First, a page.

Boh Bros. Construction Co., L.L.C. v. California First National Bank
ORDER AND REASONS granting in part and denying in part 21 Motion to Dismiss for Failure to State a Claim. Signed by Judge Carl Barbier on 1/8/2018. (cg)
UNITED STATES DISTRICT COURT
EASTERN DISTRICT OF LOUISIANA
CALIFORNIA FIRST NATIONAL
BOH BROS. CONSTRUCTION CO.,
ORDER AND REASONS
NATURE OF MOTION AND RELIEF REQUESTED
Before the Court is a Motion to Dismiss Counterclaim (Rec.
Doc. 21) filed by California First National Bank (“CalFirst”). Boh
Bros. Construction Company (“Boh Bros.”) opposes the motion. (Rec.
Doc. 24) CalFirst submitted a reply in response to the opposition.
(Rec. Doc. 27.) Having considered the motion and legal memoranda,
the record, and the applicable law, the Court finds that the motion
should be GRANTED in part and DENIED in part.
FACTS AND PROCEDURAL BACKGROUND
invoices for work performed for Noranda Alumina, LLC (“Noranda”).
According to Boh Bros., on September 17, 2015, Boh Bros. and
Noranda entered into an agreement whereby Boh Bros. would provide
fabricate, and install two breasting dolphin pile and fender
(“Noranda facility”). (Rec. Doc. 20 at 9.) Boh Bros. alleges that
shortly after commencing work at the Noranda facility it was
advised by Noranda that CalFirst was obligated to pay for Boh
Bros.’ invoices on the Noranda Project 1 and specifically instructed
Boh Bros. to send its invoices to CalFirst. Boh Bros. allegedly
requested written confirmation of this arrangement and received an
email from CalFirst confirming that CalFirst would pay Boh Bros.’
invoices for the Noranda Project. Boh Bros. submitted its first
two invoices to CalFirst, and CalFirst paid them. Boh Bros. alleges
that it mobilized its labor force to Noranda’s facility to complete
the Noranda Project after receipt of the payment. Thereafter, Boh
Bros. submitted additional invoices to CalFirst, but CalFirst did
not pay them. Noranda has since filed for bankruptcy, and a number
of its vendors with contracts to work on Noranda’s facility went
unpaid, including Boh Bros.
On May 15, 2017, CalFirst filed the present motion to dismiss
Boh Bros.’ counterclaim. The counterclaim asserts three causes of
misrepresentation, and detrimental reliance. In total, Boh Bros.
seeks $778,636.14 for work it performed. CalFirst argues that it
is not contractually obligated to pay Boh Bros.’ unpaid invoices,
1 It appears that CalFirst at least agreed to finance some of the work for the
Noranda Project or else it would not have paid the first two invoices submitted
by Boh Bros.
that it did not owe a duty to Boh Bros. to disclose Noranda’s
financial situation, and that Boh Bros. did not detrimentally rely
on CalFirst’s alleged representations and actions. (Rec. Doc. 211.) In response, Boh Bros. argues that it has adequately alleged
all three of its claims, and CalFirst’s motion to dismiss should
be denied. CalFirst’s motion is now before the Court on the briefs
and without oral argument. 2
Under the Federal Rules of Civil Procedure, a complaint must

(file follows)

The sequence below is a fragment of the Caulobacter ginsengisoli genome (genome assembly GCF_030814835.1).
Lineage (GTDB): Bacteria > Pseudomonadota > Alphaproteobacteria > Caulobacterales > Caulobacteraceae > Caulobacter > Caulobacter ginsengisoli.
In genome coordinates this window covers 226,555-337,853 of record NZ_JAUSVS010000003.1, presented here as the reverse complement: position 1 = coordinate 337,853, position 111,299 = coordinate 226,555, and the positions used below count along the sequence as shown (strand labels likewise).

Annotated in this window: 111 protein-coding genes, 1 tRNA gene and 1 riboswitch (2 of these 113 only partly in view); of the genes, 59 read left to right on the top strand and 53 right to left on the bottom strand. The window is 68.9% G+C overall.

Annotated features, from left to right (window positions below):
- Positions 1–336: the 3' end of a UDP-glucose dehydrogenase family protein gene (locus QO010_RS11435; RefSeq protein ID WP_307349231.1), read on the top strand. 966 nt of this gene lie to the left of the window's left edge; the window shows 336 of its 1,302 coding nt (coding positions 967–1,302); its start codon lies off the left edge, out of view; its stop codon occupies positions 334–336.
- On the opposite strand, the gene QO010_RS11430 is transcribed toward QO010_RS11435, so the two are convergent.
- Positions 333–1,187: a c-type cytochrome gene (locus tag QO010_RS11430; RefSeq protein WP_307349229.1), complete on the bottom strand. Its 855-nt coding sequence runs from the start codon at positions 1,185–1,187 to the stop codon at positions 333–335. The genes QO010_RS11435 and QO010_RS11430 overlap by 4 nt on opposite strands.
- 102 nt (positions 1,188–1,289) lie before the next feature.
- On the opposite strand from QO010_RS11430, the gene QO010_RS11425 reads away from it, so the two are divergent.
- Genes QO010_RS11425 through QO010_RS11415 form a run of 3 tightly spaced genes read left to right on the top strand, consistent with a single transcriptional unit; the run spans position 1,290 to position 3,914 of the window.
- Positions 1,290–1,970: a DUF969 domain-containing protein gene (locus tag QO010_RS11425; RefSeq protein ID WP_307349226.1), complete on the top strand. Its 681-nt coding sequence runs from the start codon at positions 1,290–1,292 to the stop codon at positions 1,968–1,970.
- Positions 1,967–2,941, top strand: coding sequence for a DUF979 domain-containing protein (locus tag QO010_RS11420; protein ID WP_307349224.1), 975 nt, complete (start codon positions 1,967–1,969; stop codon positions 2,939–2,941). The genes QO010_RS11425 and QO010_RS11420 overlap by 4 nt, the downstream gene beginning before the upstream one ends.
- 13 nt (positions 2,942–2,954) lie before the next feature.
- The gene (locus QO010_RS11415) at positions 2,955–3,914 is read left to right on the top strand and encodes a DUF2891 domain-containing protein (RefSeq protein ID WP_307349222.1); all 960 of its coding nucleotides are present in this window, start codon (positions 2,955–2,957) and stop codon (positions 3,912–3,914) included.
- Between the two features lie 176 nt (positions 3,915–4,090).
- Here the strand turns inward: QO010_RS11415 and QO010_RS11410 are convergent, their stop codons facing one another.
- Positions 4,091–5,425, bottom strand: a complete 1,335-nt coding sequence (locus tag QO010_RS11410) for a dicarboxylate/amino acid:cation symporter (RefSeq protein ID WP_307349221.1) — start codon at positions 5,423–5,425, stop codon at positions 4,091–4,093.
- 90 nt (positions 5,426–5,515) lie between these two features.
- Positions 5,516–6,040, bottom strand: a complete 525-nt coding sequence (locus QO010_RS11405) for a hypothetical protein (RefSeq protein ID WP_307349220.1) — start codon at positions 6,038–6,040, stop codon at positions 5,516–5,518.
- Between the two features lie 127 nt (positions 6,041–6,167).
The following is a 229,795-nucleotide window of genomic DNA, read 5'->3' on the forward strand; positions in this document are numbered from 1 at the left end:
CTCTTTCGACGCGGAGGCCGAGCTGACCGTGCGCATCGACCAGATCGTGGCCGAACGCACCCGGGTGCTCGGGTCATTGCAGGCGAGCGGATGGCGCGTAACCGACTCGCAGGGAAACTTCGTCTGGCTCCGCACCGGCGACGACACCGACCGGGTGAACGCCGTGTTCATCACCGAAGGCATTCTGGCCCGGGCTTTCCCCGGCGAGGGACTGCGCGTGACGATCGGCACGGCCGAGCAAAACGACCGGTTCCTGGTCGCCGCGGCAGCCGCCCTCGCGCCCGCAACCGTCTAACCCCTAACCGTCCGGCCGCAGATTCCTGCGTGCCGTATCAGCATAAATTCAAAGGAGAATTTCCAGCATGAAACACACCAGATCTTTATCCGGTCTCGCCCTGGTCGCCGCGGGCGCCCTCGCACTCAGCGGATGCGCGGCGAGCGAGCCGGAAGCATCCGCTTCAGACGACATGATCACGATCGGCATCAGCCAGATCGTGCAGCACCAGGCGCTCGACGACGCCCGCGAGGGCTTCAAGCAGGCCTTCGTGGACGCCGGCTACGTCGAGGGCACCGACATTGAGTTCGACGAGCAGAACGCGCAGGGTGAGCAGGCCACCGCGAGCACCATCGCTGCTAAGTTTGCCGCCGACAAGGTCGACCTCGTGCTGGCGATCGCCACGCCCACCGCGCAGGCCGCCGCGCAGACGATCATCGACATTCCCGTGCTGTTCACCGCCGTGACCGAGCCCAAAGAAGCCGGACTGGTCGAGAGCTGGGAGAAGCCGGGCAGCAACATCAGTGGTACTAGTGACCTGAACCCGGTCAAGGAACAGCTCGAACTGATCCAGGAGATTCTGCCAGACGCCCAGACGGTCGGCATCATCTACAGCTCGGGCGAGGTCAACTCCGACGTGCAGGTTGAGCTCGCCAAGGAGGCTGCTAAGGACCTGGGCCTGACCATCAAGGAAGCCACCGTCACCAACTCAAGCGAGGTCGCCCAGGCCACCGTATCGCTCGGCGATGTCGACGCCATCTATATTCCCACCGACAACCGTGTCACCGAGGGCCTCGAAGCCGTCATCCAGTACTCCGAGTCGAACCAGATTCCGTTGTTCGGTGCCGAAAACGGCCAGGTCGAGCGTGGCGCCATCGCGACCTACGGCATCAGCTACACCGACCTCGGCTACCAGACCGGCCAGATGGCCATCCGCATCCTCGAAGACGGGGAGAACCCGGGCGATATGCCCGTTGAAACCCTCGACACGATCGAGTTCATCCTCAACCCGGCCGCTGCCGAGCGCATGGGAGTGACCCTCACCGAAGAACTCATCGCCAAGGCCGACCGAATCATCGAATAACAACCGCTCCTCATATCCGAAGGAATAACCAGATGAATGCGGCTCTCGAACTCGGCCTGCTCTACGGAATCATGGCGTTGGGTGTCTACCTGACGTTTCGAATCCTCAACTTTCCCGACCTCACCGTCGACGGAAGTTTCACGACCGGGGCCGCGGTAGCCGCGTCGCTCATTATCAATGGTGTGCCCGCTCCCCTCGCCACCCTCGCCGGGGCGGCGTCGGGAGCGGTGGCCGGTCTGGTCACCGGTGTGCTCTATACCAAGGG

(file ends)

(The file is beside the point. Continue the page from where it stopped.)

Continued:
contain “a short and plain statement of the claim showing that the
pleader is entitled to relief.” Fed. R. Civ. P. 8(a)(2). The
complaint must “give the defendant fair notice of what the claim
is and the grounds upon which it rests.” Dura Pharm., Inc. v.
Broudo, 544 U.S. 336, 346 (2005) (internal citations omitted). The
allegations “must be simple, concise, and direct.” Fed. R. Civ. P.
plaintiff fails to allege any set of facts in support of his claim
which would entitle him to relief.” Taylor v. Books A Million,
Inc., 296 F.3d 376, 378 (5th Cir. 2002) (citing McConathy v. Dr.
Pepper/Seven Up Corp., 131 F.3d 558, 561 (5th Cir. 1998)). To
CalFirst requested oral argument on the instant motion. (Rec. Doc. 22.)
However, the Court cancelled oral argument and notified the parties that it
would be rescheduled if the Court deemed it necessary. See Rec. Doc. 23. Finding
oral argument unnecessary, the Court considers the motion on the briefs.
survive a Rule 12(b)(6) motion to dismiss, the plaintiff must plead
enough facts to “state a claim to relief that is plausible on its
face.” Ashcroft v. Iqbal, 556 U.S. 662, 678 (2009) (quoting Bell
Atl. Corp. v. Twombly, 550 U.S. 544, 570 (2007)). A claim is
facially plausible when the plaintiff pleads facts that allow the
court to “draw the reasonable inference that the defendant is
liable for the misconduct alleged.” Id. A court must accept all
well-pleaded facts as true and must draw all reasonable inferences
in favor of the plaintiff. Lormand v. U.S. Unwired, Inc., 565 F.3d
228, 232 (5th Cir. 2009); Baker v. Putnal, 75 F.3d 190, 196 (5th
Cir. 1996). The court is not, however, bound to accept as true
legal conclusions couched as factual allegations. Iqbal, 556 U.S.
masquerading as factual conclusions will not suffice to prevent a
motion to dismiss.” Taylor, 296 F.3d at 378.
1. Breach of Contract
Under Louisiana law the formation of a contract requires
capacity, consent, a certain object, and a lawful cause. 3 La Bo J.
P’ship v. La. Lottery Corp., 2008-1279 (La. App. 1 Cir. 1/30/09),
6 So. 3d 191, 194. Consent requires a meeting of the minds between
the parties through offer and acceptance. Id. Unless the law
The parties do not dispute that Louisiana law applies.
prescribes a certain formality as to form, a contract through offer
and acceptance may be perfected orally, in writing, or by action
or inaction that under the circumstances is clearly indicative of
consent. Jarreau v. Quackenbush, 687 F. Supp. 2d 606, 611 (M.D.
La. Feb. 2, 2010) (citations omitted); Wilson v. Two SD, LLC, 20150959 (La. App. 1 Cir. 12/23/15), 186 So. 3d 103, 109. Further,
presumption of consent, the trial judge is to ascertain, from the
facts and circumstances, whether the parties’ consent is to be
implied from them.” Knect v. Bd. of Trs. for State Colls. & Univs.
& N.W. State Univ., 591 So. 2d 690, 694 (La. 1991).
Boh Bros.’ counterclaim alleges that Noranda advised Boh
Bros. that CalFirst would be contractually obligated to pay Boh
Bros.’ invoices for the Noranda Project. Boh Bros.’ further alleges
that it was instructed to send all of its invoices directly to
CalFirst. (Rec. Doc. 20 at 10.) Boh Bros. alleges that it sought
CalFirst. Id. at 10-11. Boh Bros. further alleges that CalFirst
invoices Boh Bros. submitted. Id. Thus, Boh Bros. has alleged that
invoices, CalFirst told Boh Bros. to send its invoices to CalFirst,
allegations in Boh Bros.’ counterclaim as true, it is at least
plausible that CalFirst confirmed, in writing and by payment of
Boh Bros.’ first two invoices, that it was contractually obligated
to pay Boh Bros.’ invoices. CalFirst argues that the email exchange
containing this alleged agreement demonstrates that it was only
apparently attached to the email, and that it in fact paid these
invoices. While this may ultimately be true, the Court finds that
as alleged and accepted as true, Boh Bros.’ counterclaim contains
a plausible claim for breach of contract.
2. Negligent Misrepresentation
To allege a negligent misrepresentation claim under Louisiana
law the plaintiff must allege that “the defendant owed a [legal]
duty of care to the plaintiff, the requisite duty was breached by
the defendant, and the risk of harm was within the scope of
protection afforded by the duty breached.” Granger v. Christus